Equine Science Update
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A recent study highlights concerns about the welfare of horses transported long distances by road for slaughter.

In a letter published in the Veterinary Record, Dr David Marlin and others reveal the extent of welfare problems suffered by such horses.

The study was carried out between March and September 2008. Groups of horses were inspected in Romania before being transported to Italy. Other horses were inspected on arrival at slaughterhouses in Italy. A few horses were observed both before and after transportation.

Many of the horses observed in the study, either at the start of their journey, or on arrival at the slaughterhouse, showed evidence of poor health and welfare.

The researchers observed 1519 horses being loaded onto lorries in Romania.  They judged that fourteen percent of the animals were not fit to travel in accordance with EU Council Regulation 1/2005 on the Welfare of Animals during Transport. Both recent and long-term injuries were seen. Lameness was common.

1271 horses were observed on arrival in Italy. Of those, the observers considered that 37% were not fit to travel. Many horses showed clear signs of disease, including coughing and nasal discharge, which would have rendered them unsuitable to enter into the human food chain. One in 3 had recent injuries that were likely to have arisen on the journey. Grazing to the skin from friction with the partitions in the transporters was common.

To improve the welfare of horses transported long distances for slaughter, World Horse Welfare is campaigning for:

Ÿ
The introduction of a short, finite journey limit for horses being transported for slaughter;
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A minimum space allowance that properly reflects the size of the horse, donkey or pony;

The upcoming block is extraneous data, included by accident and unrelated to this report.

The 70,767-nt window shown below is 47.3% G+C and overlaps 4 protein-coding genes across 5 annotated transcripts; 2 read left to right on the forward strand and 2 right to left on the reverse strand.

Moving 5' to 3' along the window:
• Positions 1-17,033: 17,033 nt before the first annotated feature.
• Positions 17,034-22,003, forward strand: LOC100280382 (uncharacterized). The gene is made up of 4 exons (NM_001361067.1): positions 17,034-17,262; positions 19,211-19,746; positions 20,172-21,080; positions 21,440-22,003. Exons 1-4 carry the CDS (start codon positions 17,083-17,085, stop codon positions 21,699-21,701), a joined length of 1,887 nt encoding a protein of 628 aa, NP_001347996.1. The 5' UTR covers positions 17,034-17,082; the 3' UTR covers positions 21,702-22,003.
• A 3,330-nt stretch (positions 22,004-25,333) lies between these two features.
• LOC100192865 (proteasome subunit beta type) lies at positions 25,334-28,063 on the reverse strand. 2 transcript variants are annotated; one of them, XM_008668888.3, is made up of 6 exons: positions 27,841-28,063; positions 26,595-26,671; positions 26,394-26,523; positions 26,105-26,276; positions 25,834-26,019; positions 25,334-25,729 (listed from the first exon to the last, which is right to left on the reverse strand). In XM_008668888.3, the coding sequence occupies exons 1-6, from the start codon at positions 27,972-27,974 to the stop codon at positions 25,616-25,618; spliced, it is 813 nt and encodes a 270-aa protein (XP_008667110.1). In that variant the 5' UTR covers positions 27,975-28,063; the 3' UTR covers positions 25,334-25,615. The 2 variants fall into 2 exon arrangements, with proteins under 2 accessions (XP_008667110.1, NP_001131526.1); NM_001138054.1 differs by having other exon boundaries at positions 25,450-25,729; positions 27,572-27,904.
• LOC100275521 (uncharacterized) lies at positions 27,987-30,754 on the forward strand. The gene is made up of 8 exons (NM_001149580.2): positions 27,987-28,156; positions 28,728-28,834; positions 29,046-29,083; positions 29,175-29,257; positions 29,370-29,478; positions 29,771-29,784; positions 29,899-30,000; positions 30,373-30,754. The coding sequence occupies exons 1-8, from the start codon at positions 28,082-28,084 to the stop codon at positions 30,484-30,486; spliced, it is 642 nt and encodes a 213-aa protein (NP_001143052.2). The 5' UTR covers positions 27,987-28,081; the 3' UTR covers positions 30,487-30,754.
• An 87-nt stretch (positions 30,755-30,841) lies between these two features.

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Improved design of partitions for individual stalls
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Clarification of the definition of “unbroken equidae”
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Detailed journey plans
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Compulsory 24 hour rest periods, off the vehicle for all horses, other than registered animals, when they enter the EU;
Ÿ
Robust enforcement of the current legislation.

The letter’s authors urge the veterinary profession to support these aims to improve the welfare of horses being transported long distances for slaughter in Europe.


For more details see:
D Marlin, K Meldrum, J White, H Westen, T Parkin, D Broom, M Kennedy, B Johnson, S Coombs, C Heard.
Welfare of horses transported long distances in Europe.
Veterinary Record(2009) 165, 270.


Read more about the World Horse Welfare campaign against long distance transportation to slaughter

http://www.worldhorsewelfare.org/help-tomorrow/long-distance-transportation


For more details of the World Horse Welfare recommendations
http://www.worldhorsewelfare.org/help-tomorrow/long-distance-transportation?view=downloads.open&tag=dossier286&ajax=1


Written by Mark Andrews. Published online 09.09.09.
 © Copyright Equine Science Update  2009
Welfare of European horses transported for slaughter.
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